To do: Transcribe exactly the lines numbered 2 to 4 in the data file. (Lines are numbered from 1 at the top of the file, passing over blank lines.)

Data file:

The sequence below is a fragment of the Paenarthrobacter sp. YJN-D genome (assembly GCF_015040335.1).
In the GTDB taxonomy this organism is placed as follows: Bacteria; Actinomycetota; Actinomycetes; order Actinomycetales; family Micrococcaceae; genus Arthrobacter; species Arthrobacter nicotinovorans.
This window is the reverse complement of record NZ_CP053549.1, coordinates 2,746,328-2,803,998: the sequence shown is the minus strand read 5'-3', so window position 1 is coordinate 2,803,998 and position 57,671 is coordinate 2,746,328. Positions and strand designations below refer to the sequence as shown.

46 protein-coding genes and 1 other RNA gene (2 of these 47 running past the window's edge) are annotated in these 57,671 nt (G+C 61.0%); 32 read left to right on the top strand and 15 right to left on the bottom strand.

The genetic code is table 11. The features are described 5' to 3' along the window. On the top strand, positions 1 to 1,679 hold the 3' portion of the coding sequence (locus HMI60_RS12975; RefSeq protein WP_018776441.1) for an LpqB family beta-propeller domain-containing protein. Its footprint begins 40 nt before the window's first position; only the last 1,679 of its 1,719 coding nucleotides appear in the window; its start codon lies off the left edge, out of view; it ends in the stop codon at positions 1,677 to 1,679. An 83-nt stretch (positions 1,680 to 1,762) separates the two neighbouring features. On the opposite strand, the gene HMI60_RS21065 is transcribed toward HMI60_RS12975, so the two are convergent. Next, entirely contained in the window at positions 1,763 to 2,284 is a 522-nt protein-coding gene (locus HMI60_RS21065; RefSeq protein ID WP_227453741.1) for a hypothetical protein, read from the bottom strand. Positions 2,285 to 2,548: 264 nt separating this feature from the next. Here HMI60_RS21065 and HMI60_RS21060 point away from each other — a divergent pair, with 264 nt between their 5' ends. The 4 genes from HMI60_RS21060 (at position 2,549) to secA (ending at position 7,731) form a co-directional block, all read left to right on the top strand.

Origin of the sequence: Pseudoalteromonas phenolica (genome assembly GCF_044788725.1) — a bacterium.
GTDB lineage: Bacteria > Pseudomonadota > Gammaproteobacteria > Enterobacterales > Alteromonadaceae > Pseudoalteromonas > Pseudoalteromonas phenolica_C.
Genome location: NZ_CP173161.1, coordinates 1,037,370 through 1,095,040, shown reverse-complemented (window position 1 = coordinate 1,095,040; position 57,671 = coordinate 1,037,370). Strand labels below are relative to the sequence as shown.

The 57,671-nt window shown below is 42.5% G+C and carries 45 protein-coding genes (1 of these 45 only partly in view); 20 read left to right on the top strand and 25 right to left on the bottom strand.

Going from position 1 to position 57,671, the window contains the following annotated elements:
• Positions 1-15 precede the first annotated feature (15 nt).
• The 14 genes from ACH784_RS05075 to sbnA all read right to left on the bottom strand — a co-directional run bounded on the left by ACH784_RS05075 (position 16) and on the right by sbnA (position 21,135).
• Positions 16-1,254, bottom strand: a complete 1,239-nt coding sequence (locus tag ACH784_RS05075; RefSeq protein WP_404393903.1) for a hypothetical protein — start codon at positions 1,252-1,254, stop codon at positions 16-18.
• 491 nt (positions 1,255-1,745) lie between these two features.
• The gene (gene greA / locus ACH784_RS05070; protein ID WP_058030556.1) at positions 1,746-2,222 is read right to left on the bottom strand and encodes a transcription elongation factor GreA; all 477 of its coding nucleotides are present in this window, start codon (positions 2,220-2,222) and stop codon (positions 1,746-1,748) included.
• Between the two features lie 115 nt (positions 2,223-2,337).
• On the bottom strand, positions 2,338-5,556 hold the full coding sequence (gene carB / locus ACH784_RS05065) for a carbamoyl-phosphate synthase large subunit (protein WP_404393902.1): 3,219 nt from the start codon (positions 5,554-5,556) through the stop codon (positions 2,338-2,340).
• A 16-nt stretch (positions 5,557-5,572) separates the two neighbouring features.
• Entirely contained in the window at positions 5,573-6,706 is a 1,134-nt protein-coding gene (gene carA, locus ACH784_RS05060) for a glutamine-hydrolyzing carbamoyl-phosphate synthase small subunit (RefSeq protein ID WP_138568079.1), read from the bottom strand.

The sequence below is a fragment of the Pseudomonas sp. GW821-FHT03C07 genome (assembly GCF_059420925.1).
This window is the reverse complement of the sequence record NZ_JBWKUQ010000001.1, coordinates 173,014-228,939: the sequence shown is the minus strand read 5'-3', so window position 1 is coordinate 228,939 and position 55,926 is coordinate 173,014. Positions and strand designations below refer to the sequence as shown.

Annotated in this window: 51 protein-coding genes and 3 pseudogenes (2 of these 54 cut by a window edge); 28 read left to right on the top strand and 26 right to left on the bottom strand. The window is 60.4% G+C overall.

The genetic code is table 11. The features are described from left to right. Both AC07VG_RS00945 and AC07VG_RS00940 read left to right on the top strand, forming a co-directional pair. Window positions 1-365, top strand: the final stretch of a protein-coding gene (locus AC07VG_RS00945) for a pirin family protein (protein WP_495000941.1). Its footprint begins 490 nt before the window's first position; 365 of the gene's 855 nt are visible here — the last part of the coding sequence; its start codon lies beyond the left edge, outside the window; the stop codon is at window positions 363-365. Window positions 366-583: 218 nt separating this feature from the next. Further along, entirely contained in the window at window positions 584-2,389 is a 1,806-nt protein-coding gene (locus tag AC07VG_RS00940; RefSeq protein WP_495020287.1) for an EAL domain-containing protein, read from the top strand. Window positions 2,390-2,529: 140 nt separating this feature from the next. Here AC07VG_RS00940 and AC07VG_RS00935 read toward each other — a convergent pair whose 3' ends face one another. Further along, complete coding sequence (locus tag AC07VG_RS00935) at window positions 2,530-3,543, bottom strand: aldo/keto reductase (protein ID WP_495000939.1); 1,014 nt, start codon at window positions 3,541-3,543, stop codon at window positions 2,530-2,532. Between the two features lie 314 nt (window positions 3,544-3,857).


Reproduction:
In the GTDB taxonomy this organism is placed as follows: Bacteria; Actinomycetota; Actinomycetes; order Actinomycetales; family Micrococcaceae; genus Arthrobacter; species Arthrobacter nicotinovorans.
This window is the reverse complement of record NZ_CP053549.1, coordinates 2,746,328-2,803,998: the sequence shown is the minus strand read 5'-3', so window position 1 is coordinate 2,803,998 and position 57,671 is coordinate 2,746,328. Positions and strand designations below refer to the sequence as shown.

46 protein-coding genes and 1 other RNA gene (2 of these 47 running past the window's edge) are annotated in these 57,671 nt (G+C 61.0%); 32 read left to right on the top strand and 15 right to left on the bottom strand.